Over the next 6 weeks I made a number of emergency visits to my doctor when my symptoms would suddenly flare up and cause me major pain. On one occasion I was told there was a scratch on my eye, presumably from the wind the day before(!!) And yet, we still had no answers.  I had tentatively gone back to work part-time in an effort to get back to normal life but the constant emergency hospital visits weren't helping. One morning in December I woke up to discover I was blind in my right eye. My specialist took another scraping and admitted me to the hospital immediately whilst nurses administered the awful eye drops every hour. They caused my eye to go completely bloodshot, swell, and water continuously. Both my eyes became severely light sensitive and I was put in my own darkened room. I lay in agony, wearing sunglasses and a cap, feeling more depressed and hopeless than I ever have. I couldn't read a book, watch TV, look at any visitors or answer my friends messages. It was extremely isolating and I felt like I was trapped in my own head.

The next day, my specialist told me that, 6 months after my initial symptoms, I had finally tested positive for AK. I didn't know whether to rejoice, at finally having some answers, or weep in despair that my prognosis was so awful.  I was discharged from hospital just before Christmas 2018 and it's safe to say it was not 'the most wonderful time of my year'. The following months were spent in eyepatches, sunglasses and hats whilst my eye was still too light sensitive to face daylight. I tried my best, with the help of some wonderful friends, to keep getting out and about and try to keep my spirits up. I saw 2 different counsellors to get the support I needed and tried to stay as positive as possible. My mantra became: It could be worse. Every morning I tried to remind myself that despite this horrific situation, I still had vision in one eye. 

By Spring 2019, I managed to take off my eye patch and cope with sunglasses alone. There was a huge white cloud-looking shape across my eye; a scar. I still have it to this day, and it is the reason I can't see out of my right eye. Over the following few months I slowly reduced eyedrops, the sunglasses were only needed outside,  and the hat came off completely. By July I was given the okay to go and volunteer at my camp in Canada for 4 weeks. Returning to my second home and spending time with my friends again pumped life back into my soul and I began to feel like I was getting some control of my life back.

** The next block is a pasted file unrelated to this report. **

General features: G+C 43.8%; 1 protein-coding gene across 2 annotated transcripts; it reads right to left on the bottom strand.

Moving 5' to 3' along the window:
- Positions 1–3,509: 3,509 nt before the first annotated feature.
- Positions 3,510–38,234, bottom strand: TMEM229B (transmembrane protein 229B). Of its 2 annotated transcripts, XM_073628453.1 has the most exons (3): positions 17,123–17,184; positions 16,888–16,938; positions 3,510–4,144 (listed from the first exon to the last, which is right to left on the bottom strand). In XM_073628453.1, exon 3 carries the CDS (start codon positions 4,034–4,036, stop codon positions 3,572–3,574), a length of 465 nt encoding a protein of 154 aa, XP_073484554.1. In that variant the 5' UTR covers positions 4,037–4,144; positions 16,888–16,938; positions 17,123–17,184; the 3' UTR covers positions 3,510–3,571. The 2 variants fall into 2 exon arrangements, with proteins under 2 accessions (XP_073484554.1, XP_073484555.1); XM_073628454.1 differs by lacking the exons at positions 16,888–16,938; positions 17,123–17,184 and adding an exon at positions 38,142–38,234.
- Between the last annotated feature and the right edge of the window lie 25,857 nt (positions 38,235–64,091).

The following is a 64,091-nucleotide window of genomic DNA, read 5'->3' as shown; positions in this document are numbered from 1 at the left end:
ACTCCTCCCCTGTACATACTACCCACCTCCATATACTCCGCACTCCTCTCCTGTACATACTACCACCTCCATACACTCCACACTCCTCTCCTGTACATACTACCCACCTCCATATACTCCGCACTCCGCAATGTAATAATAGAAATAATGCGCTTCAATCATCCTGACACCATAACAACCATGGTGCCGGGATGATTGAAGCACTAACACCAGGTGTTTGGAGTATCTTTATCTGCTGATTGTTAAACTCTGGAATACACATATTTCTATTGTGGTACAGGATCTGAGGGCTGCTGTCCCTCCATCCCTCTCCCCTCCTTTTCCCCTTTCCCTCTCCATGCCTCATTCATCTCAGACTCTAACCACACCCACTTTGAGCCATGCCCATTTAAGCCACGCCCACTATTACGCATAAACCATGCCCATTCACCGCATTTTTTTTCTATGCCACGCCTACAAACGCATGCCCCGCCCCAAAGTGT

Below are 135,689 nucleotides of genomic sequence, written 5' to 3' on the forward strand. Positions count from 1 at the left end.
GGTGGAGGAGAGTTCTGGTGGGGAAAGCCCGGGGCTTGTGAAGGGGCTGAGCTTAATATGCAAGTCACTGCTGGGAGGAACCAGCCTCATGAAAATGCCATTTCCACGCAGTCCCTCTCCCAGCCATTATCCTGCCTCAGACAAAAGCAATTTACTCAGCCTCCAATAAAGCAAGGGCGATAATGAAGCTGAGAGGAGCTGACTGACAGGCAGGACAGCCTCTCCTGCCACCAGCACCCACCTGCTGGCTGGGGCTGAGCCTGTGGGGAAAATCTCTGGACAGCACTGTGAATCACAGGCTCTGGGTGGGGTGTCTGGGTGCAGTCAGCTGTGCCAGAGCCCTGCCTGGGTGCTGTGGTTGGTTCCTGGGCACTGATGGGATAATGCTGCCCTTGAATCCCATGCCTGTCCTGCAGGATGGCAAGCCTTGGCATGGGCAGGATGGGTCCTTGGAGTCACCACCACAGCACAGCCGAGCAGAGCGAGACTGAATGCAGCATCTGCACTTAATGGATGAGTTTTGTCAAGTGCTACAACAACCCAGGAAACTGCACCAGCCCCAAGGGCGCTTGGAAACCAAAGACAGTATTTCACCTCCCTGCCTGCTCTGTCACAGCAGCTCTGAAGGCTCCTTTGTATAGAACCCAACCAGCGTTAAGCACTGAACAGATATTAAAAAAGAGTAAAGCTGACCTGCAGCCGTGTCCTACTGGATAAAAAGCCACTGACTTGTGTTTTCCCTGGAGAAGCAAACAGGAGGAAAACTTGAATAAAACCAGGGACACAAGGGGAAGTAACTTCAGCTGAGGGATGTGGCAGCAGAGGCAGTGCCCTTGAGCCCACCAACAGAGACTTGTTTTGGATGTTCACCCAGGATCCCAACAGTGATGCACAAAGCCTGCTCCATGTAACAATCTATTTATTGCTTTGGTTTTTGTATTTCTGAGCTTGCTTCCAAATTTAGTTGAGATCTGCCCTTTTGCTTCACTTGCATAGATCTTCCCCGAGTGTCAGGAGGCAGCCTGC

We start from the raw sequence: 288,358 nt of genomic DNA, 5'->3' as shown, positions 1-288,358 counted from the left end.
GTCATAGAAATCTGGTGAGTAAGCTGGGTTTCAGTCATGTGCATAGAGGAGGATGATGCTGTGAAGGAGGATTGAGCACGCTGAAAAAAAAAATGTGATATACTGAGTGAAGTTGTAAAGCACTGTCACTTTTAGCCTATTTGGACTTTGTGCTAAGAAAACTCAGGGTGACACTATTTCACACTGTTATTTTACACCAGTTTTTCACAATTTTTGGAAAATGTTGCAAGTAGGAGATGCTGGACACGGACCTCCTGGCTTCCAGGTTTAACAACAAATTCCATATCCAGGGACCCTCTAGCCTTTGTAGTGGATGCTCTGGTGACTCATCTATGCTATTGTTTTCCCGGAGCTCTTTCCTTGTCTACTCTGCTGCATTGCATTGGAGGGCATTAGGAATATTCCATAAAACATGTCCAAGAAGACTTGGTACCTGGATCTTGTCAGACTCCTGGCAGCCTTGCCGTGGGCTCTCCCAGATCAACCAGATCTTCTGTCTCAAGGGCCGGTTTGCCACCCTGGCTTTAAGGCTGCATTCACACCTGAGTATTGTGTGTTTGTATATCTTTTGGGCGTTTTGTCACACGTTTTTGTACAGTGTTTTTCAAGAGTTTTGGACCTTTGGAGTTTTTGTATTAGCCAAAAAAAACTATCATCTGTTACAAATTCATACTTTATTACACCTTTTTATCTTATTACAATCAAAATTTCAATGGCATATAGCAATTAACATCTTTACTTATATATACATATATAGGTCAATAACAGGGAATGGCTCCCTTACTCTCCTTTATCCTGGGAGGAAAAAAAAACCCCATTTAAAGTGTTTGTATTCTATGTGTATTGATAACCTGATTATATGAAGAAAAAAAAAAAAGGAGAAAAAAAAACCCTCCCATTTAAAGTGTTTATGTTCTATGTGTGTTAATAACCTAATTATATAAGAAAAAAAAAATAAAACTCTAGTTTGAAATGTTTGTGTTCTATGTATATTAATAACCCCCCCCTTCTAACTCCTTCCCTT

As of Feb 2020, I am down to 5 eyedrops a day. My doctor is hoping that by December I will be off all medication and back to living life as normally as I can. I’m excited to not have to bring eyedrops around with me wherever I go and to not hear my alarm screaming at me to take my drops every few hours. However, there is no way to determine whether the Acanthamoeba is completely dead or just laying dormant.  We will never know for certain if it is safe to take me off the medication or if I'll have a flare up and be back to square one again. It's going to be a terrifying time, but I'm keeping my hopes up!  

I'm no longer experiencing any light sensitivity or pain and my eye is not swollen. I feel a million times better than I did this time last year, but the sight in my right eye will never return. I have adapted really well to one functioning eye and I feel really lucky that the scar on my eye is not very obvious, so to look at me, most people wouldn't notice anything; but I do. 

Every day I look in the mirror and I see my little cloud. I'm reminded of it every time I open my eyes. The scar I can't see through. The scar that reminds me how strong I am. The scar that could have been prevented, had there been more awareness of AK.

The money raised is going to help Fight for Sight fund research into more effective treatment and diagnosis of AK. Many cases could also be prevented by the provision of better information about the infection to contact lens prescribers and wearers. I would be so grateful for your support in sponsoring me!

Currently: Scottish Half Marathon on 24/09/23

About the campaign

The AK community is a dedicated fund, fighting for better diagnosis, treatment and prevention of Acanthamoeba Keratitis.

About the charity

Fight for Sight

Verified by JustGiving

RCN 1111438
Fight for Sight, fund ground-breaking research into sight loss that’s already changing lives today and transforming them tomorrow. One in five people will have a serious sight condition in their life time. But with the power of revolutionary science, we can create a world that everyone can see.